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This review first appeared in the October 2011 issue of hi-end hifi magazine High Fidelity of Poland. You can also read it in its original Polish version here. We publish its English translation in a mutual syndication arrangement with publisher Wojciech Pacula. As is customary for our own articles, the writer's signature at review's end shows an e-mail address should you have questions or wish to send feedback. All images contained in this review are the property of High Fidelity or M2Tech. - Ed

Reviewer: Wojciech Pacuła
CD player
: Ancient Audio Lektor Air
Phono preamplifier: RCM Audio Sensor Prelude IC
Cartridges: Air Tight Supreme, Miyajima Laboratory Waza
Preamplifier: Ayon Audio Polaris III with Regenerator power supply version II
Power amplifier: Tenor Audio 175S, Soulution 710
Integrated amplifier/headphone amplifier: Leben CS300 XS Custom version
Loudspeakers: Harpia Acoustics Dobermann
Headphones: Sennheiser HD800, AKG K701, Ultrasone PROLine 2500, Beyerdynamic DT-990 Pro
Interconnects: CD-preamp Acrolink Mexcel 7N-DA6300, preamp-power amp Wireworld Platinum Eclipse
Speaker cable: Tara Labs Omega Onyx
Power cables: Acrolink Mexcel 7N-PC9300
Power conditioning: Gigawatt PF-2
Audio stand: Base
Resonance control: Finite Elemente Ceraball under the CD player, Pro Audio Bono platform under CD player
Review component retail in Poland: 4.650zł

Just a few years ago companies like Burr-Brown manufactured large quantities of USB digital receivers capable of receiving 16-bit signals with 32/44.1/48kHz sampling frequencies like the PCM2702 chip. So many of them were manufactured that they now sell for next to nothing and remain used in sometimes even very expensive gear. Those USB receivers by today's standards usually sound bad because they are characterized by very high jitter. There are of course exceptions to the rule like the magical and by all common sense inexplicable sound of the Musica Ibuki DAC or the incredibly successful KingRex UD-1 Pro. But those really are the exceptions.

As a matter of fact it does seem that if sound quality were their only concern, the major brands would not raise a finger to do anything about it. Changes were brought about by life itself, not even audiophiles this time. It simply turned out that selling files via the Internet is very profitable and not only as MP3 or 16/44.1 formats but also in 24-bit versions with higher sampling rates. So USB receiver chips were manufactured which would would handle such 24/96 files. One of the first was probably the TAS1020 TI, now rather obsolete because of its still high jitter. The decision to stop its manufacture was seemingly premature. For example the digital board of Primare newest I22 amplifier sports exactly this receiver chip. The thing here is, Primare’s engineers developed a special program with PLL loop embedded inside the chip whereby their signal is reclocked in this silicon. This gave outstanding results!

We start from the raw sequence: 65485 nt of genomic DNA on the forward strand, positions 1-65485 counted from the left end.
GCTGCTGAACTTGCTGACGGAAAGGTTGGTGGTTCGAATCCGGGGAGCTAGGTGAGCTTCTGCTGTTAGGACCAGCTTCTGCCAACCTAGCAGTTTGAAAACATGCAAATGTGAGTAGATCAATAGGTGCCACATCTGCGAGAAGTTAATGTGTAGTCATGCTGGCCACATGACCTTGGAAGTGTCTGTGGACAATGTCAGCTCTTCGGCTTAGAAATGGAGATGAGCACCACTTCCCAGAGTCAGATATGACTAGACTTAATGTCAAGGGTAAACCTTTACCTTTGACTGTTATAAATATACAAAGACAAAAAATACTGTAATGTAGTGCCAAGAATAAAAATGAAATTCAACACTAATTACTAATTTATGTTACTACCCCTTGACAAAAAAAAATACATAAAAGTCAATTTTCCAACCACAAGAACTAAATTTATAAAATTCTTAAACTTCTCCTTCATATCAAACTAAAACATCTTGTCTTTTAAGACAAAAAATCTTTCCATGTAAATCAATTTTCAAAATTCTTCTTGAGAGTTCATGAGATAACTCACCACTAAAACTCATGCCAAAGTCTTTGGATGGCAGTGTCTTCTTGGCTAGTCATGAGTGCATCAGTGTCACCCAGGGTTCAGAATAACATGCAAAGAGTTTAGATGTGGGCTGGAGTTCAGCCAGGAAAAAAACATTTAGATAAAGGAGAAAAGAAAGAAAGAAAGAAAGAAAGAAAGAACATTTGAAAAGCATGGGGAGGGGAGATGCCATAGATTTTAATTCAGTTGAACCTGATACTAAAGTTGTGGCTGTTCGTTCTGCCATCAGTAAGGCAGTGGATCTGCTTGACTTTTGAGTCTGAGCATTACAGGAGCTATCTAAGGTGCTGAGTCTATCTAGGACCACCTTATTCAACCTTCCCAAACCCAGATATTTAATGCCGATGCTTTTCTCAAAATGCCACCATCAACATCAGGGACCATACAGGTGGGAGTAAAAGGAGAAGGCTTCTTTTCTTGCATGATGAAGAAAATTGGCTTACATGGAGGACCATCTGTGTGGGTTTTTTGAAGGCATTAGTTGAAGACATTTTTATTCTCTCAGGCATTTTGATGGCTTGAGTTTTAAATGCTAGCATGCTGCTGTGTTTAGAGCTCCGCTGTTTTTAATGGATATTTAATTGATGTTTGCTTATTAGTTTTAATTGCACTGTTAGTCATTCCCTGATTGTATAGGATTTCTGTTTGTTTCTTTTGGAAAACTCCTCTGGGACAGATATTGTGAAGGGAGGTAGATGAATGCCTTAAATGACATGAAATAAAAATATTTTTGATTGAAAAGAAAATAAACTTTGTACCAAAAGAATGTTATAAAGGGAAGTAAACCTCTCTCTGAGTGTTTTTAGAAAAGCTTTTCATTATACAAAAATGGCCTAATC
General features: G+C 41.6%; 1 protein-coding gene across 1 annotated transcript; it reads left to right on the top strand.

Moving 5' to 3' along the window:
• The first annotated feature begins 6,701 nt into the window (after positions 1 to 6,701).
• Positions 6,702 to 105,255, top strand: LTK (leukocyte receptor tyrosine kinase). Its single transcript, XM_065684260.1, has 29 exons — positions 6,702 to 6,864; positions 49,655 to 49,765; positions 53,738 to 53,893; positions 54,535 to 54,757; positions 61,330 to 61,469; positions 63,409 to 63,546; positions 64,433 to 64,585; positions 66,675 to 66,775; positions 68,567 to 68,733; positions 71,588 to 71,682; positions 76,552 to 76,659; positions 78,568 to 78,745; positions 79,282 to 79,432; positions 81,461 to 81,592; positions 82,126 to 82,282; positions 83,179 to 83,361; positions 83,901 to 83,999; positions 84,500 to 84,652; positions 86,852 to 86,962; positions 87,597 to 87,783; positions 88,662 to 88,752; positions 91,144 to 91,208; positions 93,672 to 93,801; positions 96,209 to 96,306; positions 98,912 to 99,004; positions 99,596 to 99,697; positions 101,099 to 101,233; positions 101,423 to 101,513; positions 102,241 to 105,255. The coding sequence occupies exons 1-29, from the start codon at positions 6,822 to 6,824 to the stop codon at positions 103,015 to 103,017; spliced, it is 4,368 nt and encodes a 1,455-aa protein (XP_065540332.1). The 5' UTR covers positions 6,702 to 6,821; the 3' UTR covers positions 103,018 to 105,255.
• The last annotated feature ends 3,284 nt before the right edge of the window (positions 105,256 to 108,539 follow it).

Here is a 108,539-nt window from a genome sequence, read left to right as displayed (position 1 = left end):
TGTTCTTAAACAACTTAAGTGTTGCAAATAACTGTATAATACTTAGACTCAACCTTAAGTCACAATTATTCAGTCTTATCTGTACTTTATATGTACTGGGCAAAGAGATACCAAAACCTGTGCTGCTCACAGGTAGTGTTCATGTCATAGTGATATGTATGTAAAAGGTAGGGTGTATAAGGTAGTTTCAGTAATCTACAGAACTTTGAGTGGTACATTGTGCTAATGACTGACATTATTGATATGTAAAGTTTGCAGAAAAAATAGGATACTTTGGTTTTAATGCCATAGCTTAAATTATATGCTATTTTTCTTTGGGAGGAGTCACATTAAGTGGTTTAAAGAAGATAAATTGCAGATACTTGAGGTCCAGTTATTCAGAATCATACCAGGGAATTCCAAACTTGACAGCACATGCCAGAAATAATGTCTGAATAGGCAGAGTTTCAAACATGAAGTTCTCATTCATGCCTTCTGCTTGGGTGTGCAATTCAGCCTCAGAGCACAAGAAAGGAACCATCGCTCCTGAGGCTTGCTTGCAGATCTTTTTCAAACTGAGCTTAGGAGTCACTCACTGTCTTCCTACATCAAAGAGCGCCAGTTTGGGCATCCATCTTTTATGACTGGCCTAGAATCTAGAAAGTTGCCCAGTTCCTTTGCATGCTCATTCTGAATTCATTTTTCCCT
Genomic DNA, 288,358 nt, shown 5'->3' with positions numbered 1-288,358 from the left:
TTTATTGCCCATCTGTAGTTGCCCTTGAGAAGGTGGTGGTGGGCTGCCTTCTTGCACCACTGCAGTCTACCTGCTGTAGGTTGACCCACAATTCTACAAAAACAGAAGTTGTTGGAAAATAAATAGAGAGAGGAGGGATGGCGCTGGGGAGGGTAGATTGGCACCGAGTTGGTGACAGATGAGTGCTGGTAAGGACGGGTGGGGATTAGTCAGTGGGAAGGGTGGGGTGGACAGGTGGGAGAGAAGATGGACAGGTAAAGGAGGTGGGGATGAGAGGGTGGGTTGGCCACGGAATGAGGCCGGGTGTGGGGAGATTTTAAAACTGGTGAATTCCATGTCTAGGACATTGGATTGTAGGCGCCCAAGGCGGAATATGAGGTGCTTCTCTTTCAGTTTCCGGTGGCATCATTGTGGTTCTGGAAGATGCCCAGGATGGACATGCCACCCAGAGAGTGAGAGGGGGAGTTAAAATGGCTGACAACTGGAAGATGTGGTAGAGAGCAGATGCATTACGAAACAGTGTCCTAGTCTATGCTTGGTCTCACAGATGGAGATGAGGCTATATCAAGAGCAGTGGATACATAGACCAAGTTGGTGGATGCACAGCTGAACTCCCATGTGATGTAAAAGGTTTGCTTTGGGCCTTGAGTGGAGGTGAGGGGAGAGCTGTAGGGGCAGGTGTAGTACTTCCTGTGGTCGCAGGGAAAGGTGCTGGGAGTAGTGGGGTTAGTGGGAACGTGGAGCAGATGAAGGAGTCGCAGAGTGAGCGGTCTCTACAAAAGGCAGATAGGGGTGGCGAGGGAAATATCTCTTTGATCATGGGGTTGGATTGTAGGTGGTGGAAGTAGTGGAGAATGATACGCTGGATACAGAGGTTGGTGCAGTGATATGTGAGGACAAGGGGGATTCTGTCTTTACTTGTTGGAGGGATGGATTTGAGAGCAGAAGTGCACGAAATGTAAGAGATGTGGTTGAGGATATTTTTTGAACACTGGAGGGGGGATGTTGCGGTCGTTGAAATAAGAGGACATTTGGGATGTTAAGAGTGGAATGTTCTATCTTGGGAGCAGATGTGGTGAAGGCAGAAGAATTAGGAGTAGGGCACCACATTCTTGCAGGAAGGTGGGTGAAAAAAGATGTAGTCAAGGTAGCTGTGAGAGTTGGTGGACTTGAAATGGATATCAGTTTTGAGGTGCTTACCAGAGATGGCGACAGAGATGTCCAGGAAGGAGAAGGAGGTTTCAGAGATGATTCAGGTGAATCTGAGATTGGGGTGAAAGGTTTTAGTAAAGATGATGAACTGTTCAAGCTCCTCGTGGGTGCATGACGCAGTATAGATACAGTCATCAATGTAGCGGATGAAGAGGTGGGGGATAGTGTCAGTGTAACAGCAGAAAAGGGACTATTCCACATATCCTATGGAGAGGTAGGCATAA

Hifi firms quickly embraced another chip, the Tenor Audio TE7022 now almost ubiquitous from the inexpensive Audinst HUD-mx1 DAC all the way to the very advanced Soulution 540 player. Yet even this chip remained limited to 24/96 input signal. Something more was required to unlock computers for their native 24/192 files. This has become the new de facto ‘gold standard’ for audio files as it is in some way endorsed by the DVD-Audio and Blu-ray carriers whose best sound is defined by those exact parameters. But to transfer audio data with these parameters intact via USB mandates proprietary drivers for Windows whose default drivers limit out at 24/96 . For higher rates you need to install more advanced drivers.

Enter Wavelength Audio who in my opinion must be viewed as the most important trend setter of two paths currently shaping digital audio - USB DACs with 192kHz sampling frequency and asynchronous receiver mode. Although the latter is not absolutely essential, unlocking 192kHz files is. Fortunately other companies beside Wavelength quickly took the lead and introduced their own advanced solutions. One of them was the Italian firm M2Tech which conquered the audio scene with their hiFace USB-SPDIF converters. Those were really small but fulfilled two requirements - they handled 24/192 files in asynchronous transfer mode.

One might have thought this the end of the road but humans are pushy animals. We need to explore the limits of the possible. That’s why the barely obtained 24/192 formula seems already no longer sufficient to some. Count M2Tech amongst those. Word got out last year that the company was working on a DAC and USB-S/PDIF converter which would handle 32-bit/384kHz audio [Antelope Audio’s Igor Levin already had his in the Zodiac Gold – Ed]. Although 32-bit compliance had already appeared in for example the KingRex UC192 DAC (32-bit at 192kHz), the 384kHz sampling rate seems pure madness. What's it currently good for?